Notice this distinctive feature of the parliamentary model: Not only can the majority, voting in lockstep, prevail with no help from opposition members; all it needs on board in order to legislate is a simple majority of the legislators. Supermajorities—the requirement in the U.S. Senate to override a filibuster—are never the norm. A parliamentary system, in other words, operates much like our congressional budget reconciliation process where as little as a one-vote margin in the House and as little as 51 votes in the Senate suffice to adopt a bill.
There is much handwringing about the trend toward majoritarian—that is, parliamentary-style—politics in the United States. Democrats moaned when the GOP, led by George W. Bush, drove tax cuts through Congress on nearly a party-line vote with Vice President Cheney casting the tie-breaker. Now, Republicans will groan if the Obama administration and the Democratic congressional leadership opt to use the reconciliation procedure to ram health-care reform into law.
But is all the lamentation justified?
One of the advantages of parliamentary democracy is that the electorate knows what to expect. What you see (or vote for) is what you get. As America becomes parliamentary, if voters elect a Republican president and congressional majority, here’s a good bet: Tax cuts will be on the way. If voters elect a Democratic president and congressional majority—running on a party platform that declares universal health care to be a “moral imperative”—guess what? Health-care legislation to extend coverage will happen. Now, granted one can debate the policy merits of either party’s priorities. Robotic tax-cutting runs up deficits—and so almost certainly will health care that covers everybody. But if the voters have explicitly empowered their elected officials to do either of these things, who are “we” to stand in the way?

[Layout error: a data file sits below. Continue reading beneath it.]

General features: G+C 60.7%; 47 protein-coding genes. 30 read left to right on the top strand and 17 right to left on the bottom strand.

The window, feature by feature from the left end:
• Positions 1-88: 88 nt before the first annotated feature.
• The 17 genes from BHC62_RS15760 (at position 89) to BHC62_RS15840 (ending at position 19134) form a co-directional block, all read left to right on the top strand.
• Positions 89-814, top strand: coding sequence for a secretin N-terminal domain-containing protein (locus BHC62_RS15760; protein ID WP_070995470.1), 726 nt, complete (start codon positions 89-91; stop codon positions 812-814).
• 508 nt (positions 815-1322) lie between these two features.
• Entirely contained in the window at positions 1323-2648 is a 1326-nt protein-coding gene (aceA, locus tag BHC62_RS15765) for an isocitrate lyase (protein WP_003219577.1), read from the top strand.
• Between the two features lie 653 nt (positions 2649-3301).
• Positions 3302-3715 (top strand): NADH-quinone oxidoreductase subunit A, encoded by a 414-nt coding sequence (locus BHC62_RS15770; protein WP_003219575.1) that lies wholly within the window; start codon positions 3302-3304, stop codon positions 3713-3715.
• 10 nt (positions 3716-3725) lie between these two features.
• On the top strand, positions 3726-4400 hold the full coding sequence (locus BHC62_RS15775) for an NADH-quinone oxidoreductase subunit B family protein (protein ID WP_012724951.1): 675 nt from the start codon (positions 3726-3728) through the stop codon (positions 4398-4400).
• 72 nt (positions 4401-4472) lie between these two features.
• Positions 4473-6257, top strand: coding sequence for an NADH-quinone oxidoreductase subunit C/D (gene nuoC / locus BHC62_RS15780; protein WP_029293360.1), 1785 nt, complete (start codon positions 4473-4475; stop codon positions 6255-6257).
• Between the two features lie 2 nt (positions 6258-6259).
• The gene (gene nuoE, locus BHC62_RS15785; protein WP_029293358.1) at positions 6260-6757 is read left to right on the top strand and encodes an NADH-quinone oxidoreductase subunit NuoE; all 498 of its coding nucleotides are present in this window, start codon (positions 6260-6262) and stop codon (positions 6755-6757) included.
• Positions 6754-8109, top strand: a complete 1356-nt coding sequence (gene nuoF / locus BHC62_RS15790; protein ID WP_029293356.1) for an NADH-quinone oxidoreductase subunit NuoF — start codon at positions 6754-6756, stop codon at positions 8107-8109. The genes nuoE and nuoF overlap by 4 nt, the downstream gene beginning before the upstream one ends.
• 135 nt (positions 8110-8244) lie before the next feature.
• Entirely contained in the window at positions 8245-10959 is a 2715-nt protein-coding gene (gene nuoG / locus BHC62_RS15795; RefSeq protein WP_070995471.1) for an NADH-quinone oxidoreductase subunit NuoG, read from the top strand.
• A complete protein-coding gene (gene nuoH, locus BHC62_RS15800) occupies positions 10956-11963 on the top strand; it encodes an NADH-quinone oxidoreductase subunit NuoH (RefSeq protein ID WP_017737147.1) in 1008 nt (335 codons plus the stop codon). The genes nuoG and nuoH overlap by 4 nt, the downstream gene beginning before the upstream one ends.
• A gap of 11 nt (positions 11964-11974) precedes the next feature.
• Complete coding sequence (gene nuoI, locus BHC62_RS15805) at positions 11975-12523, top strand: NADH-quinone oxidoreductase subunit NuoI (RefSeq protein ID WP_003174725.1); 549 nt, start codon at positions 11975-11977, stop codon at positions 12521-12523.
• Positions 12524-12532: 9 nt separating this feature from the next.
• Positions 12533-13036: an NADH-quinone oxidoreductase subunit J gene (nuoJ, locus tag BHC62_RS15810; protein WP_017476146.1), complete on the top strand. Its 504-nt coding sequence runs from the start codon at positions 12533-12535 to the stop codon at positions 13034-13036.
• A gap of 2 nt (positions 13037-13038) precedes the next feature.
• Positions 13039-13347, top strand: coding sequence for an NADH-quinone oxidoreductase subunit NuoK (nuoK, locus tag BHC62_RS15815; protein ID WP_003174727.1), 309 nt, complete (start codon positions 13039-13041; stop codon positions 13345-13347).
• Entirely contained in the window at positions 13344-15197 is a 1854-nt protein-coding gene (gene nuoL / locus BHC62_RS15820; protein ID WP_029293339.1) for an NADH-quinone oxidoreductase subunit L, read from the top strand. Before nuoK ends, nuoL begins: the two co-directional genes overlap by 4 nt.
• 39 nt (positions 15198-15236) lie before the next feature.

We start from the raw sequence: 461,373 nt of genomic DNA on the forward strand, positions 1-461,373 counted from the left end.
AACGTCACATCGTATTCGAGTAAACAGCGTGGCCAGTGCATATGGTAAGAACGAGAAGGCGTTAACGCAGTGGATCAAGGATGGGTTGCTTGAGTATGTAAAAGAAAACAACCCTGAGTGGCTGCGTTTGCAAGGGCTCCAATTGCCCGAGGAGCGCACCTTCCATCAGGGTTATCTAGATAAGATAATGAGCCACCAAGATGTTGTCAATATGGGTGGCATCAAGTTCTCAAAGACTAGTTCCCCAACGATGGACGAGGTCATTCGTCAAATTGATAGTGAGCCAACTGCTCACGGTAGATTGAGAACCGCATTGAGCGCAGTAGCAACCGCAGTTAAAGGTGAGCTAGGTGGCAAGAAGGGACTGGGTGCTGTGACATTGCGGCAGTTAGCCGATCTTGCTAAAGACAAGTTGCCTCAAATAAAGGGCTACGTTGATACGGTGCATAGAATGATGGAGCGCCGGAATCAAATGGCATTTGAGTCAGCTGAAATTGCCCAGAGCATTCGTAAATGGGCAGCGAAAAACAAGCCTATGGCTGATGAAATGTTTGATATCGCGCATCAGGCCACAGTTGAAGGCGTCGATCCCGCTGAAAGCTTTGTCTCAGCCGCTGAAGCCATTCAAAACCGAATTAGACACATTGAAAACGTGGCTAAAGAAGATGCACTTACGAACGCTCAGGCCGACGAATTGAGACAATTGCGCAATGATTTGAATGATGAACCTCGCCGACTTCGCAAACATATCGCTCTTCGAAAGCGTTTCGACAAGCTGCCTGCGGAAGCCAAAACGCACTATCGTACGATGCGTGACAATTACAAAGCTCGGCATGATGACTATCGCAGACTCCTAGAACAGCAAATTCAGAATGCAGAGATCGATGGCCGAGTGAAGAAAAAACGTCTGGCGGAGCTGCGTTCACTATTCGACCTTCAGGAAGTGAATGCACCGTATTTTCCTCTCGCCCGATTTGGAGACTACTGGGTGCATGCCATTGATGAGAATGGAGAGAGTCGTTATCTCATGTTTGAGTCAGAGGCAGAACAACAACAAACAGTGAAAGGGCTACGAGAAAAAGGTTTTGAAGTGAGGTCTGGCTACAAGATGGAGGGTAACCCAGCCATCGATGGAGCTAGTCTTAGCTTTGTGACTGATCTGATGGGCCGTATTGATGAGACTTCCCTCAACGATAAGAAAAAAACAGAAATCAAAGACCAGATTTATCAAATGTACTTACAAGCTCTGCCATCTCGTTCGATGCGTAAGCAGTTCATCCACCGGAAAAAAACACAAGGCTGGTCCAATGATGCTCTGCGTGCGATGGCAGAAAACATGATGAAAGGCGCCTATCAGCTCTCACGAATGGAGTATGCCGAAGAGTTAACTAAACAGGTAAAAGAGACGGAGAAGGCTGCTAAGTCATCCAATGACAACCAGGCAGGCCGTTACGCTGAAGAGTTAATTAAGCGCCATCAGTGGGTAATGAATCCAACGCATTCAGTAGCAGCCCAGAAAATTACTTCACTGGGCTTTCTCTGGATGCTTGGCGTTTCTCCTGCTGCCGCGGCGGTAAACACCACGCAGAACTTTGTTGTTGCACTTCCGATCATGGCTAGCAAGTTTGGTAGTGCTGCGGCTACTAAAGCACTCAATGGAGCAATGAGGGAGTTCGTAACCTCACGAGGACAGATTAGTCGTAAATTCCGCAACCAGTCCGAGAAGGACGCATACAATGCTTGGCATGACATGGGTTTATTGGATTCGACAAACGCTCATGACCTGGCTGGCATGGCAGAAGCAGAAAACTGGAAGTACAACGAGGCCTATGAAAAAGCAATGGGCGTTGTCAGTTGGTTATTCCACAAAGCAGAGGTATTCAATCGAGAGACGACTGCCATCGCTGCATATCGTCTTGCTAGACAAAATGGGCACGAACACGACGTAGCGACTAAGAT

Further, the voters have plenty of opportunity to change their minds. If they decide that mistakes are being made—or that they prefer an alternative agenda to the one being proffered by the party in power—they can throw the rascals out. Indeed, in this country, unlike practically every other democracy, the public gets a chance to entertain that option with extraordinary frequency: every two years.
Nor, from the standpoint of democratic theory, is it easy to make an airtight case for why Congress and the president should be forced to muster supermajorities to enact their most important priorities. Ours, like any sound democracy, has to balance principles of majority rule with minority rights. But a political order in which technically just over 7 percent of a legislature—that is, a sub-group that possibly represents as little as 10 percent of the population—can have the last word, as our Senate arithmetic can imply, raises serious questions of democratic accountability and even legitimacy. Let’s face it; making a regular practice of putting, in effect, veto-power in the hands of a minority is hard to square with a government of the people, by the people, for the people.
The Virtues of a Choice, Not an Echo
There is one other thing to say in defense of heightened partisanship: It has succeeded in making elections more interesting.
Voters have a tendency to become indifferent and apathetic when asked to choose between alternatives that display not “a dime’s worth of difference,” as the old saying went about our two-party system during the heyday of bipartisan comingling.
By contrast, as Marc J. Hetherington of Vanderbilt University demonstrates in a key chapter of Red and Blue Nation?, voter participation has surged as the partisan divide has grown sharper.
The electorate is not turned off by the chasm, and contestation, between the parties. On the contrary, Hetherington finds, the polarized political parties have animated voters of all stripes—liberals, conservatives, and moderates. Growing civic engagement and voter turnouts are hallmarks of a vibrant democracy, not of a “broken” one.